Study Design: Retrospective review
Objective: To compare the incidence and type of exposure-related complications for anterior lumbar surgery performed with and without an “access” surgeon.
Summary of Background Data: No data exist comparing the incidence and type of exposure-related complications for anterior lumbar surgery performed with and without a vascular surgeon's assistance.
Methods: A retrospective review was performed for 265 consecutive patients who underwent anterior lumbar spine surgery at our institution from 2003 to 2005. Each patient's records were reviewed for diagnosis, procedure, whether the surgical exposure was conducted by the spine surgeon (Spine) or with a vascular surgeon's assistance (Team), levels exposed, complications, and any lasting sequelae.
Results: The percentage of patients with at least 1 intraoperative complication was 8% and 12% for the Spine and Team cases, respectively. Two percent of the Spine patients experienced an intraoperative vascular complication compared with 7% of the Team cases. No intraoperative vascular complication occurred in the single-level Spine exposures. Four percent of the patients with single-level exposures with Team approaches sustained an intraoperative vascular complication. Eight percent of the multilevel Spine cases sustained an intraoperative vascular complication compared with 9% of the multilevel Team exposures. There were 14 vascular injuries appreciated intraoperatively in a total of 13 patients. These injuries were directly repaired in 10 patients without any residual sequelae. The rate of vascular complications was statistically higher for multiple-level exposures (9%) versus single-level exposure (3%; P=0.0357). The rate of retrograde ejaculation was 6% in the Spine cases whereas it was 7% in the Team approach.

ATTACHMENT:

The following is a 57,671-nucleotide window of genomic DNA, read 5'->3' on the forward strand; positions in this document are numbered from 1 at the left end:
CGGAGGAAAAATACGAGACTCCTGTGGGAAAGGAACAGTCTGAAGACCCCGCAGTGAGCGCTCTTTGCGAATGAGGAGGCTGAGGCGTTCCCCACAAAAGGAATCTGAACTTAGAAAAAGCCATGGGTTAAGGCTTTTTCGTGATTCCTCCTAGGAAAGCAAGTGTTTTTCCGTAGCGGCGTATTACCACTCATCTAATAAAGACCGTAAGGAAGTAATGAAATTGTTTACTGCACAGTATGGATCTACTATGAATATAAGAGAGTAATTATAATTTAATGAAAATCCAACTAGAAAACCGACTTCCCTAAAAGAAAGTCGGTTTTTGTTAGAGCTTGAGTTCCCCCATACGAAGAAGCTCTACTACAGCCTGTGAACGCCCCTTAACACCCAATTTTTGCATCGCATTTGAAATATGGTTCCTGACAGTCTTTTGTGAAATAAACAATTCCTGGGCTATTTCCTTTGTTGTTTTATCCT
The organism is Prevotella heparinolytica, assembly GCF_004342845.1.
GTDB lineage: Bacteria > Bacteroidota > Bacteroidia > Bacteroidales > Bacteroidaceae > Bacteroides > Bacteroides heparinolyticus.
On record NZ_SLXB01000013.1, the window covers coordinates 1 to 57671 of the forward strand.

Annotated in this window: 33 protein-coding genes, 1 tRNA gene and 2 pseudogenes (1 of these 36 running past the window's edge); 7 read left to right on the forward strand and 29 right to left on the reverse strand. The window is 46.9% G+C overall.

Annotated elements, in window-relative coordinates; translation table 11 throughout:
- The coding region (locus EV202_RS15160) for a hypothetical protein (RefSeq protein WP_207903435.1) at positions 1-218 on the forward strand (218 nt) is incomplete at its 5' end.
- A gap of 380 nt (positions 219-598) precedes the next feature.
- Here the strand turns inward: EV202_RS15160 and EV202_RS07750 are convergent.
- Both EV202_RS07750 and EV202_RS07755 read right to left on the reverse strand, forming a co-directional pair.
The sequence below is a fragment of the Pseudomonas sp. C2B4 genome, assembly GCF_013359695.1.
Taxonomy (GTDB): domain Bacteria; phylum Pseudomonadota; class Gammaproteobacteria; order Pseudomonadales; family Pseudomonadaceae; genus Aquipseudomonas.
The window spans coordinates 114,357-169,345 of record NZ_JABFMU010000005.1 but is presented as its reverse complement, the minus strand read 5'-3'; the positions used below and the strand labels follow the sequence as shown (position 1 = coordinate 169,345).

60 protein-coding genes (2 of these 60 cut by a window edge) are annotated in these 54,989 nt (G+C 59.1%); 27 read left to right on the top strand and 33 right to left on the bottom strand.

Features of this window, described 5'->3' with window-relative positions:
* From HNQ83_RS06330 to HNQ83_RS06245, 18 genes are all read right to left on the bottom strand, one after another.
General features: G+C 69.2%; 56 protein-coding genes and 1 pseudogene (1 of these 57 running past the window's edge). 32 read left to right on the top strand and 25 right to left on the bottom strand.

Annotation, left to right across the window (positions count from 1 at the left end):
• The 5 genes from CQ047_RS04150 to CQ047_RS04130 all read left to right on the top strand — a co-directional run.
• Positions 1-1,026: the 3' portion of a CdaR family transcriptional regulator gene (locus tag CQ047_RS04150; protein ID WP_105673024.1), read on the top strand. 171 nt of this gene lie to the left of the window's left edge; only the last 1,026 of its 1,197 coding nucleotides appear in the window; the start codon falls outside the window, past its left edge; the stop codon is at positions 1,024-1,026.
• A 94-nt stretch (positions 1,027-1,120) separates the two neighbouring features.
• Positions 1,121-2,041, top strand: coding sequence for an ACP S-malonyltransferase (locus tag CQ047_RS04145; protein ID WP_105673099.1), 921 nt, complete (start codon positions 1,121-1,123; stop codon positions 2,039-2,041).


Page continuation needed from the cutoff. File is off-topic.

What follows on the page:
Conclusions: Our results do not support the notion that the presence of an “access” surgeon will change the type and rate of complications. With adequate training and judgment, spine surgeons may safely perform such exposures, provided vascular surgical assistance is readily available.
Department of Orthopaedic Surgery, Emory Spine Center, Emory University School of Medicine, Atlanta, GA
Reprints: Claudius D. Jarrett, MD, Department of Orthopaedic Surgery, Emory University School of Medicine, 59 Executive Park South Dr, Atlanta, GA 30329 (e-mail: email@example.com).
Received for publication August 17, 2008; accepted October 22, 2008